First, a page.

“There are no experts, only varying degrees of ignorance.” — Amit Trivedi
Our lives are filled with puzzles.
Puzzles made up of rules and assumptions.
Some designed to guide us forward, others to hold us back.
We can get stuck in a puzzle — too intimidated by its scope and complexity to move.
Or, we can summon the courage to navigate through it and discover enough wrong turns eventually lead to the right one.
Now, on to this week’s ideas…
“The more clear you are about your expertise, its value, and who it benefits, the easier it becomes to monetize it.”
This post won’t tell you how to get rich quick, but it will help you figure out how to monetize your expertise — either as a side hustle or as your main source of income.
I suggest six questions to ask yourself if you want to make money from your expertise including what separates you from other experts in your field, how your expertise can change a person’s life, and who needs to learn what you know.
“Time realists look at a task and break down the math of it. They’re conscious of how long things take, and they factor that in to their plans for the day. Time optimists, by comparison, are just that: hopeful about things they would like to do. It leads to them to overstuff their days and become frustrated when their list of to-dos doesn’t get completed.”
In order to master time management, you first need to learn how to realistically assess the time it takes you to do various tasks.
The New York Times explains how to become a time realist and suggests you use no more than four communication platforms, integrate your to do list into your calendar, and categorize activities based on the level of concentration they require.
“There’s no getting around car insurance, unfortunately. But one way you could save money is by shopping around and comparing rates at least once a year. Fortunately, services like Gabi and The Zebra will do it for you.”
If you’ve been meaning to get more on top of your finances, cut your spending, or increase your savings, this post can help.
The Penny Hoarder offers 13 money management tips to try today including recommendations of apps and services to lower your interest rates, invest your spare change, and get help negotiating your bills.
RELATED: An easy way to lower your spending.
“When you nail the subject line, you automatically nail the rest of the email. Why? Well, if you’re able to describe exactly what your email is about in one short sentence, you’ve already accomplished your task.”
The better you are at writing pitch emails, the more likely you are to get responses to your requests.
His tips include to never lead with a generic compliment, spend 80% of your time crafting your subject line, and never send “follow up” emails.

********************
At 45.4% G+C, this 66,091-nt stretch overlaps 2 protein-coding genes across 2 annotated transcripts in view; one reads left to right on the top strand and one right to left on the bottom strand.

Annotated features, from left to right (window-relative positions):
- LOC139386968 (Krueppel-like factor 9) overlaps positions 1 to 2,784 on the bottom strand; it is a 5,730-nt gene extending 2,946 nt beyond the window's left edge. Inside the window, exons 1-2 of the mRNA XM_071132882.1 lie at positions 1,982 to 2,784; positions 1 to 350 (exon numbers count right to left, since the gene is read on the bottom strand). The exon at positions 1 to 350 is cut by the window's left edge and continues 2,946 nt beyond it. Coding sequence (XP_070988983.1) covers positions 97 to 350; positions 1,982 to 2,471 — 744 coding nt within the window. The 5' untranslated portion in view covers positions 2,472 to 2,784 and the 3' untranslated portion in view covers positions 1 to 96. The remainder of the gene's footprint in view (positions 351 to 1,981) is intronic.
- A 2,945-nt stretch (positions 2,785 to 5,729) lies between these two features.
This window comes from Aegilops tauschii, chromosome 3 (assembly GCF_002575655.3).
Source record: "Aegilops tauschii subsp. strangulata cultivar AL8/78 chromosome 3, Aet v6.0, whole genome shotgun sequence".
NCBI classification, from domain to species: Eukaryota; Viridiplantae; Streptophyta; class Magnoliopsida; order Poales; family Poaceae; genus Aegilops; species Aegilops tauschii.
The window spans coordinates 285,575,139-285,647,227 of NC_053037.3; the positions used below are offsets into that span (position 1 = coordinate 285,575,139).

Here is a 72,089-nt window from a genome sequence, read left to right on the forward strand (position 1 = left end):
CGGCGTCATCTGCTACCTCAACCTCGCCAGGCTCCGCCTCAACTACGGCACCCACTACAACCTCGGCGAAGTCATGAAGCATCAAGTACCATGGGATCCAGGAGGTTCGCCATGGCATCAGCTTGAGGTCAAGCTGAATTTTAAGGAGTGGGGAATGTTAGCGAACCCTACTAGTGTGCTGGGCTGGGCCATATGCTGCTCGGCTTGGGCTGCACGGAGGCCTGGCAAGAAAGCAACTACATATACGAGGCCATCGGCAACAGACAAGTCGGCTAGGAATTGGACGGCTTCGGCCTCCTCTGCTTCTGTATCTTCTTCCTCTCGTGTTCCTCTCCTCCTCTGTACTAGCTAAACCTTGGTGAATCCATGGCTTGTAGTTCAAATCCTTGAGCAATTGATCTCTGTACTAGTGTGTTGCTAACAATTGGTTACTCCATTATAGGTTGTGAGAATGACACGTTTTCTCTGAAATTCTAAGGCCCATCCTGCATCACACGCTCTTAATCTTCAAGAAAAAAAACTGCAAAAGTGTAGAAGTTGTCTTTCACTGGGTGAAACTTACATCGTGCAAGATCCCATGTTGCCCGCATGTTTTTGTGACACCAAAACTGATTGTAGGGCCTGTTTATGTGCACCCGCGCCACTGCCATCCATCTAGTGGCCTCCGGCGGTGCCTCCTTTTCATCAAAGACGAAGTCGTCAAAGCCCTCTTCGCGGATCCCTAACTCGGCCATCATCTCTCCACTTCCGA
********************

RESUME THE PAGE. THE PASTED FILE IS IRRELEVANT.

“If you see a proposal that looks cookie-cutter and is something they say works for every client, take that as a warning. Every business needs a different strategy.”
I was recently interviewed by eCommerceFuel along with several other leading social media consultants about how to hire somebody to help you with social media.
The article touches on a variety of topics including the importance of setting goals first, how to determine whether you should hire outside social media help or have an in-house employee do it, and what skills to look for when hiring somebody to do social media for your business.
“To call what happens at midlife ‘a crisis’ is bullshit. A crisis is an intense, short-lived, acute, easily identifiable, and defining event that can be controlled and managed. Midlife is not a crisis. Midlife is an unraveling.”
If you’re middle aged (however you define that), this one’s going to resonate with you.
Brene Brown details what it’s like to face a midlife unraveling and suggests it’s an inevitable phase of life we all have to cope with — no matter how hard we try to outrun it.
“The best way to become a solopreneur is to start creating content. Costs are low, you can pivot quickly, and it’s largely passive income so you can fund follow-up efforts.”
He offers a step-by-step guide on how you can use content to build a business, unlock opportunities, and lead yourself down paths you wouldn’t otherwise have imagined.
“Want to keep readers engaged after your first paragraph? Focus on the action in each of your following sentences.”
You can learn to tell interesting stories about your business no matter how boring it may seem on the surface.
Enchanting Marketing suggests seven storytelling techniques you can employ including to plunge your reader into the action, make your client the hero of your story, and create suspense through cliffhangers.
“Stop blaming the media platforms for your own wallowing in small-minded twitter gossip about people. Strength train to the point where you decide whether to be there or elsewhere.”
Now THIS is an interesting Twitter thread.
He suggests the idea of unplugging from our “social computer” is a mistake that will cause you to be severely disadvantaged due to your lack of information compared to others in the world.
Rather than unplugging and blaming the platforms, he suggests users train themselves to better manage their information flow.
“It’s a frustrating job in many respects because it’s like fishing — you can go out fishing, but you can’t say ‘I’m going to catch three fish today.’ We have very little control over this process.”
Music producer Rick Rubin is a creative genius who’s made a career of helping other geniuses generate their best work.
This collection of five things you can learn about the creative process from him includes to recognize your way may not be the best way, approach creations like chapters in your life, and believe you can create your best work yet in order to do so.